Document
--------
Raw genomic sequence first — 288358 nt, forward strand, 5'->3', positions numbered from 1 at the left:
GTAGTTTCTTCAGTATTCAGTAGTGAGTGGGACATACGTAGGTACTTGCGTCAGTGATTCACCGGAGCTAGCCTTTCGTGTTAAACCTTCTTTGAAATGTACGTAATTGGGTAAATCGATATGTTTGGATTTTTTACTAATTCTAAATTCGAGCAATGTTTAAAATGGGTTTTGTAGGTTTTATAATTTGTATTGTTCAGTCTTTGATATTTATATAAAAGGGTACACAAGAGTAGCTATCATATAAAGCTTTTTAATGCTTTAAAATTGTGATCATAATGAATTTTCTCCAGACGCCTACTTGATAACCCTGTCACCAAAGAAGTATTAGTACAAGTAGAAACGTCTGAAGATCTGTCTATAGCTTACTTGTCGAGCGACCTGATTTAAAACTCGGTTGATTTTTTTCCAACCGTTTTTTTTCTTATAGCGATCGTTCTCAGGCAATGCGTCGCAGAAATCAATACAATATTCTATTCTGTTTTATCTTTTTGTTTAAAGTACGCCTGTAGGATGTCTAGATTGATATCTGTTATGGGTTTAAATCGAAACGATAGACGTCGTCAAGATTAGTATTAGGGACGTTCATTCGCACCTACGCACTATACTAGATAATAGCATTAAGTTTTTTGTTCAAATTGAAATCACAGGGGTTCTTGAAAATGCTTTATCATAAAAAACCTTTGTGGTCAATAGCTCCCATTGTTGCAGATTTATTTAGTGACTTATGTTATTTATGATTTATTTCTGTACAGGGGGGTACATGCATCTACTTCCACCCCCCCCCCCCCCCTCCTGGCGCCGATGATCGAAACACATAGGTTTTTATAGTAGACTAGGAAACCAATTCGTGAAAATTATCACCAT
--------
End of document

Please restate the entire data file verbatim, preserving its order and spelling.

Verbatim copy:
Raw genomic sequence first — 288358 nt, forward strand, 5'->3', positions numbered from 1 at the left:
GTAGTTTCTTCAGTATTCAGTAGTGAGTGGGACATACGTAGGTACTTGCGTCAGTGATTCACCGGAGCTAGCCTTTCGTGTTAAACCTTCTTTGAAATGTACGTAATTGGGTAAATCGATATGTTTGGATTTTTTACTAATTCTAAATTCGAGCAATGTTTAAAATGGGTTTTGTAGGTTTTATAATTTGTATTGTTCAGTCTTTGATATTTATATAAAAGGGTACACAAGAGTAGCTATCATATAAAGCTTTTTAATGCTTTAAAATTGTGATCATAATGAATTTTCTCCAGACGCCTACTTGATAACCCTGTCACCAAAGAAGTATTAGTACAAGTAGAAACGTCTGAAGATCTGTCTATAGCTTACTTGTCGAGCGACCTGATTTAAAACTCGGTTGATTTTTTTCCAACCGTTTTTTTTCTTATAGCGATCGTTCTCAGGCAATGCGTCGCAGAAATCAATACAATATTCTATTCTGTTTTATCTTTTTGTTTAAAGTACGCCTGTAGGATGTCTAGATTGATATCTGTTATGGGTTTAAATCGAAACGATAGACGTCGTCAAGATTAGTATTAGGGACGTTCATTCGCACCTACGCACTATACTAGATAATAGCATTAAGTTTTTTGTTCAAATTGAAATCACAGGGGTTCTTGAAAATGCTTTATCATAAAAAACCTTTGTGGTCAATAGCTCCCATTGTTGCAGATTTATTTAGTGACTTATGTTATTTATGATTTATTTCTGTACAGGGGGGTACATGCATCTACTTCCACCCCCCCCCCCCCCCTCCTGGCGCCGATGATCGAAACACATAGGTTTTTATAGTAGACTAGGAAACCAATTCGTGAAAATTATCACCAT